Information about the Mission of Project Gutenberg-tm

Project Gutenberg-tm is synonymous with the free distribution of electronic works in formats readable by the widest variety of computers FOR THE HONOR OF FRANCE. 11

For the Honor of France, by Thomas A. Janvier including obsolete, old, middle-aged and new computers. It exists because of the efforts of hundreds of volunteers and donations from people in all walks of life. Volunteers and financial support to provide volunteers with the assistance they need, is critical to reaching Project Gutenberg-tm's goals and ensuring that the Project Gutenberg-tm collection will remain freely available for generations to come. In 2001, the Project Gutenberg Literary Archive Foundation was created to provide a secure and permanent future for Project Gutenberg-tm and future generations. To learn more about the Project Gutenberg Literary Archive Foundation and how your efforts and donations can help, see Sections 3 and 4 and the Foundation web page at

Section 3. Foundation

Information about the Project Gutenberg Literary Archive

The Project Gutenberg Literary Archive Foundation is a non profit 501(c)(3) educational corporation organized under the laws of the state of Mississippi and granted tax exempt status by the Internal Revenue Service. The Foundation's EIN or federal tax identification number is 64-6221541. Its 501(c)(3) letter is posted at Contributions to the Project Gutenberg Literary Archive Foundation are tax deductible to the full extent permitted by U.S. federal laws and your state's laws. The Foundation's principal office is located at 4557 Melan Dr. S. Fairbanks, AK, 99712., but its volunteers and employees are scattered throughout numerous locations. Its business office is located at 809 North 1500 West, Salt Lake City, UT 84116, (801) 596-1887, email Email contact links and up to date contact information can be found at the Foundation's web site and official page at For additional contact information: Dr. Gregory B. Newby Chief Executive and Director

Section 4. Information about Donations to the Project Gutenberg Literary Archive Foundation Project Gutenberg-tm depends upon and cannot survive without wide spread public support and donations to carry out its mission of increasing the number of public domain and licensed works that can be freely distributed in machine readable form accessible by the widest array of equipment including outdated equipment. Many small donations ($1 to $5,000) are particularly important to maintaining tax exempt status with the IRS. FOR THE HONOR OF FRANCE. 12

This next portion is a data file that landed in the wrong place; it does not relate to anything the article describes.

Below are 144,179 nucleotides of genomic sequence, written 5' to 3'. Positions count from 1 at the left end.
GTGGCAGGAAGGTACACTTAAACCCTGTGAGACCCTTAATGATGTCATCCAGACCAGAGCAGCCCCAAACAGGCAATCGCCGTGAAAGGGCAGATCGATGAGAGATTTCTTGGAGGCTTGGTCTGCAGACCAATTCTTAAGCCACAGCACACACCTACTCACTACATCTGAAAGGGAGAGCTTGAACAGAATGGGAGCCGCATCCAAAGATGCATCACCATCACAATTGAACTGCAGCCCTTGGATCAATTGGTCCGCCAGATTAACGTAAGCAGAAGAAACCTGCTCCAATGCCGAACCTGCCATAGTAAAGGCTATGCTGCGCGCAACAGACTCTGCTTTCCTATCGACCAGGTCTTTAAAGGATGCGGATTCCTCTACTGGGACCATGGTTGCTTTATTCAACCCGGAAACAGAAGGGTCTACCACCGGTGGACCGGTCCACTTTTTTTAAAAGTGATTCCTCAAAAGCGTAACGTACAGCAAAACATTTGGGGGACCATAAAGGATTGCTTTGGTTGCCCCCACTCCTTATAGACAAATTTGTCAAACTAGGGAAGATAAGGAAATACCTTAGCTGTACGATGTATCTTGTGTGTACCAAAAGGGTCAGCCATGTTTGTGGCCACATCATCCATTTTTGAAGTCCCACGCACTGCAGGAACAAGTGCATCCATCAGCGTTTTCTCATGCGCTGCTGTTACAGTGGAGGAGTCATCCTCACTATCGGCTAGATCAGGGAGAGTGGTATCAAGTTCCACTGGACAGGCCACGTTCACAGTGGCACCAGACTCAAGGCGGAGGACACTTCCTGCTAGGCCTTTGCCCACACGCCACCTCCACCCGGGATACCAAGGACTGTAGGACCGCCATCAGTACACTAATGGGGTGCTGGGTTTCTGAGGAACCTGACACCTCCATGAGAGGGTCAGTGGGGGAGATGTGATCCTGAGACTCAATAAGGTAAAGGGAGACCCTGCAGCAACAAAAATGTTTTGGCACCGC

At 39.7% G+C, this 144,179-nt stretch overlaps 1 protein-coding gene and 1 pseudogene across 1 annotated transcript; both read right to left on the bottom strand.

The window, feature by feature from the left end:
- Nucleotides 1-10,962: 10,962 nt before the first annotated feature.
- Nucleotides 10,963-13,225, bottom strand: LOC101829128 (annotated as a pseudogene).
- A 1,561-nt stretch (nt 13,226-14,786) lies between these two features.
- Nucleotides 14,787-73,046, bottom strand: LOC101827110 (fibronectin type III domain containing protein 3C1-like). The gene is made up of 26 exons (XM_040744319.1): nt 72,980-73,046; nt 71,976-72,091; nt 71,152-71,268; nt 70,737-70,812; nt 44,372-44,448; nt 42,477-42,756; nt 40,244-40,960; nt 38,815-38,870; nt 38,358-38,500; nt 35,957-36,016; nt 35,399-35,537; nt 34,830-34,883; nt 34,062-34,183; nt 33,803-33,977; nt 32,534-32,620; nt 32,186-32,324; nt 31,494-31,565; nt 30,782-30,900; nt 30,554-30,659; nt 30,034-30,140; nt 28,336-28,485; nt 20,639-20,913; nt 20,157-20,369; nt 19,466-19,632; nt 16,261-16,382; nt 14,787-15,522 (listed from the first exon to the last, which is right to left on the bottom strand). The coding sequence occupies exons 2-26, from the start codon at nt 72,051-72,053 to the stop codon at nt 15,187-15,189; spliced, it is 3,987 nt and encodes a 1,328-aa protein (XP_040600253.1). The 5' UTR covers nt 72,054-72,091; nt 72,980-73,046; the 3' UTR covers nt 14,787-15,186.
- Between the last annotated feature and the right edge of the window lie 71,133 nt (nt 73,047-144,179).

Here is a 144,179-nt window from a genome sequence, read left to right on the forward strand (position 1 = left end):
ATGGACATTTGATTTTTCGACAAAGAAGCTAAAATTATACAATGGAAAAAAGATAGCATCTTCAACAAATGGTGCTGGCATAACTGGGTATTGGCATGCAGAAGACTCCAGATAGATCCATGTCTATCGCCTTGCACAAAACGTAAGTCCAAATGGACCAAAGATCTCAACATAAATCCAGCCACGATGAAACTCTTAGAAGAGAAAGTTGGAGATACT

For the Honor of France, by Thomas A. Janvier The Foundation is committed to complying with the laws regulating charities and charitable donations in all 50 states of the United States. Compliance requirements are not uniform and it takes a considerable effort, much paperwork and many fees to meet and keep up with these requirements. We do not solicit donations in locations where we have not received written confirmation of compliance. To SEND DONATIONS or determine the status of compliance for any particular state visit While we cannot and do not solicit contributions from states where we have not met the solicitation requirements, we know of no prohibition against accepting unsolicited donations from donors in such states who approach us with offers to donate. International donations are gratefully accepted, but we cannot make any statements concerning tax treatment of donations received from outside the United States. U.S. laws alone swamp our small staff. Please check the Project Gutenberg Web pages for current donation methods and addresses. Donations are accepted in a number of other ways including checks, online payments and credit card donations. To donate, please visit:

Section 5. works.

General Information About Project Gutenberg-tm electronic

Professor Michael S. Hart is the originator of the Project Gutenberg-tm concept of a library of electronic works that could be freely shared with anyone. For thirty years, he produced and distributed Project Gutenberg-tm eBooks with only a loose network of volunteer support.

Project Gutenberg-tm eBooks are often created from several printed editions, all of which are confirmed as Public Domain in the U.S. unless a copyright notice is included. Thus, we do not necessarily keep eBooks in compliance with any particular paper edition.

Most people start at our Web site which has the main PG search facility: This Web site includes information about Project Gutenberg-tm, including how to make donations to the Project Gutenberg Literary Archive Foundation, how to help produce our new eBooks, and how to subscribe to our email newsletter to hear about new eBooks.